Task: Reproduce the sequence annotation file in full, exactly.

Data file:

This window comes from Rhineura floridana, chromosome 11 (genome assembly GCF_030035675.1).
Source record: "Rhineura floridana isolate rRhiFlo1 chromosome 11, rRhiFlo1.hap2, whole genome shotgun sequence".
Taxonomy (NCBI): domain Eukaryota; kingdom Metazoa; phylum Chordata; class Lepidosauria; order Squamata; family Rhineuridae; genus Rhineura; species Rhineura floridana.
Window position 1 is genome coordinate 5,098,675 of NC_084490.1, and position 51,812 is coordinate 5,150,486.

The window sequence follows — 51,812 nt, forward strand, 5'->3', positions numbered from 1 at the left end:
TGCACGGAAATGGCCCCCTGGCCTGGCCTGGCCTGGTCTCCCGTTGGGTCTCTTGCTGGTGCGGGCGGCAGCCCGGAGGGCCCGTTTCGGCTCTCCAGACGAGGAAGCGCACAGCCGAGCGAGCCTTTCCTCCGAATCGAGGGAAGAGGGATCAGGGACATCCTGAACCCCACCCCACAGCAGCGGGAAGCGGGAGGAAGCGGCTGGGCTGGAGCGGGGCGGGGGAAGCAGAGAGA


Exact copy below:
This window comes from Rhineura floridana, chromosome 11 (genome assembly GCF_030035675.1).
Source record: "Rhineura floridana isolate rRhiFlo1 chromosome 11, rRhiFlo1.hap2, whole genome shotgun sequence".
Taxonomy (NCBI): domain Eukaryota; kingdom Metazoa; phylum Chordata; class Lepidosauria; order Squamata; family Rhineuridae; genus Rhineura; species Rhineura floridana.
Window position 1 is genome coordinate 5,098,675 of NC_084490.1, and position 51,812 is coordinate 5,150,486.

The window sequence follows — 51,812 nt, forward strand, 5'->3', positions numbered from 1 at the left end:
TGCACGGAAATGGCCCCCTGGCCTGGCCTGGCCTGGTCTCCCGTTGGGTCTCTTGCTGGTGCGGGCGGCAGCCCGGAGGGCCCGTTTCGGCTCTCCAGACGAGGAAGCGCACAGCCGAGCGAGCCTTTCCTCCGAATCGAGGGAAGAGGGATCAGGGACATCCTGAACCCCACCCCACAGCAGCGGGAAGCGGGAGGAAGCGGCTGGGCTGGAGCGGGGCGGGGGAAGCAGAGAGA